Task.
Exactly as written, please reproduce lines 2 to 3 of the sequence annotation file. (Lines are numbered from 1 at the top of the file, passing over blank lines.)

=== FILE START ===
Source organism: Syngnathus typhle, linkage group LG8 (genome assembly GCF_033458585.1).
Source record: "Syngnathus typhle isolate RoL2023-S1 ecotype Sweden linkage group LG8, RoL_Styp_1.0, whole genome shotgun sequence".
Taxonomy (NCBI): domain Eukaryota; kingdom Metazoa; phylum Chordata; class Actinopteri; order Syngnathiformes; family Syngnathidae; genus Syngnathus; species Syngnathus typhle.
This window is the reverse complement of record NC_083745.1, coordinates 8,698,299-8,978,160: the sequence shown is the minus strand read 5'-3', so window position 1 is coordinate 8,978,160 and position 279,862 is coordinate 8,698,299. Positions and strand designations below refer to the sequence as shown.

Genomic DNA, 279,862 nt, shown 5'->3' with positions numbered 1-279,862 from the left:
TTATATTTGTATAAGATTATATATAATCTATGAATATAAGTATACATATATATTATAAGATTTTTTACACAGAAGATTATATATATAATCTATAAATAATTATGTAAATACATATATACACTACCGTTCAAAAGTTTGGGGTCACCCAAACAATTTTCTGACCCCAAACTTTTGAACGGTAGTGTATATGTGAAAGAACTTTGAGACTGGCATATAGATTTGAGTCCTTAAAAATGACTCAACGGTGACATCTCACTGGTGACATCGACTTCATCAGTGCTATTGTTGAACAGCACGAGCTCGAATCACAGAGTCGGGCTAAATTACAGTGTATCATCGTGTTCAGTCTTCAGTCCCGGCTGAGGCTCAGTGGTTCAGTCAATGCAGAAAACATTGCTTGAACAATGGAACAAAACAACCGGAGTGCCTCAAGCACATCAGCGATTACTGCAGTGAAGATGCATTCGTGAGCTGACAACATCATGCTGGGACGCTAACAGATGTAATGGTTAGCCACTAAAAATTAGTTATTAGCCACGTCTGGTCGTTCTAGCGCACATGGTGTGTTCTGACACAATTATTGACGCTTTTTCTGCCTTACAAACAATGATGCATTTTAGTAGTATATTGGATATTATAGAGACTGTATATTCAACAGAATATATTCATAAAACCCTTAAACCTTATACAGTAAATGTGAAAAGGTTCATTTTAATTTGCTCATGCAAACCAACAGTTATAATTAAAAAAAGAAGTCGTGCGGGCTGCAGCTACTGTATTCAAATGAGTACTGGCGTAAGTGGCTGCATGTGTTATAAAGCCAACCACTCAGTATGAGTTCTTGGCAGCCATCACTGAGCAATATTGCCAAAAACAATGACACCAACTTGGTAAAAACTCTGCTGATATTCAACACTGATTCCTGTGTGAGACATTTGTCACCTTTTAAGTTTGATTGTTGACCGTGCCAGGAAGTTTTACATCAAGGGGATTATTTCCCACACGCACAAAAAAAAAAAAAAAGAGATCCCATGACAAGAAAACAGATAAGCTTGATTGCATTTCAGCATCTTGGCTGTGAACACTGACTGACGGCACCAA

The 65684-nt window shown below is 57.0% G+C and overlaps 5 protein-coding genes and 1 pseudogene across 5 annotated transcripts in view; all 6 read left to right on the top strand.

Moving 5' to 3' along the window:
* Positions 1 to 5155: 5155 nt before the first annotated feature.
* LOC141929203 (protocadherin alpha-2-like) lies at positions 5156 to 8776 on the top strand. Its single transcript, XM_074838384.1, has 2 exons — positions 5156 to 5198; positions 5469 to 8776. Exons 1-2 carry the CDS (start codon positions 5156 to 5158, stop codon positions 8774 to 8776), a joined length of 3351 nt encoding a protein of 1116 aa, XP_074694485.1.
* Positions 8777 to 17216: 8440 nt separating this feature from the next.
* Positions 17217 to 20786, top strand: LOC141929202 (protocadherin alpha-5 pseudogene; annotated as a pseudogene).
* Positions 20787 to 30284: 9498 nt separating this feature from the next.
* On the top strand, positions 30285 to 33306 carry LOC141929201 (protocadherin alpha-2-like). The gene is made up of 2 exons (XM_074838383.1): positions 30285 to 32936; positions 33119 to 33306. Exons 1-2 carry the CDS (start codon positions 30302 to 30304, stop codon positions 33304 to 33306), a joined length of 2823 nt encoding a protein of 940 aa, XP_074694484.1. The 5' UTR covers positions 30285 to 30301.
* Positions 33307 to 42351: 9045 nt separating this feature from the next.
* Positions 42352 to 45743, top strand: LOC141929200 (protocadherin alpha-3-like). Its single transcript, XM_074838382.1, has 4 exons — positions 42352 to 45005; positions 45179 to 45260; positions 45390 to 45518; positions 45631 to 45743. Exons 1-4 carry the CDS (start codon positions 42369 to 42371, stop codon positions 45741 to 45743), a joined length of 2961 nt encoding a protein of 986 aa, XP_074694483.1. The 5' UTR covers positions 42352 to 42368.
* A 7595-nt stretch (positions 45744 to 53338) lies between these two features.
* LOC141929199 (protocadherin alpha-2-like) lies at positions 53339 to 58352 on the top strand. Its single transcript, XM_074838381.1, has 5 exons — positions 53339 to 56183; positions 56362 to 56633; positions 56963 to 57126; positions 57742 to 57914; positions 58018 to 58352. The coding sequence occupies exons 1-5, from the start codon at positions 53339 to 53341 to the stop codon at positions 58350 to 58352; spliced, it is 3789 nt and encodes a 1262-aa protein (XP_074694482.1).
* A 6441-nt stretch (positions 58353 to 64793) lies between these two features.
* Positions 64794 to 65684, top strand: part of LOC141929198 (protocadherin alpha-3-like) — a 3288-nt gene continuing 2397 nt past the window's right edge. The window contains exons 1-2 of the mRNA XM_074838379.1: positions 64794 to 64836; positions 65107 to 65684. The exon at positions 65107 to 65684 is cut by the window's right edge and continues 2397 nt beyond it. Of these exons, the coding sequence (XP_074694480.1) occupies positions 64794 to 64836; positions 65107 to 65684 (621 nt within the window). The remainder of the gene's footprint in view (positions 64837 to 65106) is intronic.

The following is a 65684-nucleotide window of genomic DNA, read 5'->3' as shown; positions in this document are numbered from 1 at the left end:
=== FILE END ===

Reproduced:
Source record: "Syngnathus typhle isolate RoL2023-S1 ecotype Sweden linkage group LG8, RoL_Styp_1.0, whole genome shotgun sequence".
Taxonomy (NCBI): domain Eukaryota; kingdom Metazoa; phylum Chordata; class Actinopteri; order Syngnathiformes; family Syngnathidae; genus Syngnathus; species Syngnathus typhle.